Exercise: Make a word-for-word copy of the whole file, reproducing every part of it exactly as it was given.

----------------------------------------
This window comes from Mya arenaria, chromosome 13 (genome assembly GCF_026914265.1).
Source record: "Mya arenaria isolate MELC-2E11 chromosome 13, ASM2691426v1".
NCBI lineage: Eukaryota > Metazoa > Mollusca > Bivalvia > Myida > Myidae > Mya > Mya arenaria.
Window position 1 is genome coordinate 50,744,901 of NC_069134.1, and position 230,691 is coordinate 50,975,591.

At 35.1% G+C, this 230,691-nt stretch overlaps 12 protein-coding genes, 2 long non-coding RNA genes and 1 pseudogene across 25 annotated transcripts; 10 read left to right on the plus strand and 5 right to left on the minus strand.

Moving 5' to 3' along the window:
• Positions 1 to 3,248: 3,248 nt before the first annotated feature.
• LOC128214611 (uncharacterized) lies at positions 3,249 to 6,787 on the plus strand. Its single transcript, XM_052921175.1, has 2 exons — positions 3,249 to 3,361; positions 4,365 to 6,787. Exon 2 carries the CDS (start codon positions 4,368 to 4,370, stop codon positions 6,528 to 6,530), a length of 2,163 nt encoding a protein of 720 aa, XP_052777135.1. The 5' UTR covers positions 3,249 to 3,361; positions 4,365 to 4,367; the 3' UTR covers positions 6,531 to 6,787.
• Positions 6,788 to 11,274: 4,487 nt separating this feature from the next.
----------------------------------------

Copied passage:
This window comes from Mya arenaria, chromosome 13 (genome assembly GCF_026914265.1).
Source record: "Mya arenaria isolate MELC-2E11 chromosome 13, ASM2691426v1".
NCBI lineage: Eukaryota > Metazoa > Mollusca > Bivalvia > Myida > Myidae > Mya > Mya arenaria.
Window position 1 is genome coordinate 50,744,901 of NC_069134.1, and position 230,691 is coordinate 50,975,591.

At 35.1% G+C, this 230,691-nt stretch overlaps 12 protein-coding genes, 2 long non-coding RNA genes and 1 pseudogene across 25 annotated transcripts; 10 read left to right on the plus strand and 5 right to left on the minus strand.

Moving 5' to 3' along the window:
• Positions 1 to 3,248: 3,248 nt before the first annotated feature.
• LOC128214611 (uncharacterized) lies at positions 3,249 to 6,787 on the plus strand. Its single transcript, XM_052921175.1, has 2 exons — positions 3,249 to 3,361; positions 4,365 to 6,787. Exon 2 carries the CDS (start codon positions 4,368 to 4,370, stop codon positions 6,528 to 6,530), a length of 2,163 nt encoding a protein of 720 aa, XP_052777135.1. The 5' UTR covers positions 3,249 to 3,361; positions 4,365 to 4,367; the 3' UTR covers positions 6,531 to 6,787.
• Positions 6,788 to 11,274: 4,487 nt separating this feature from the next.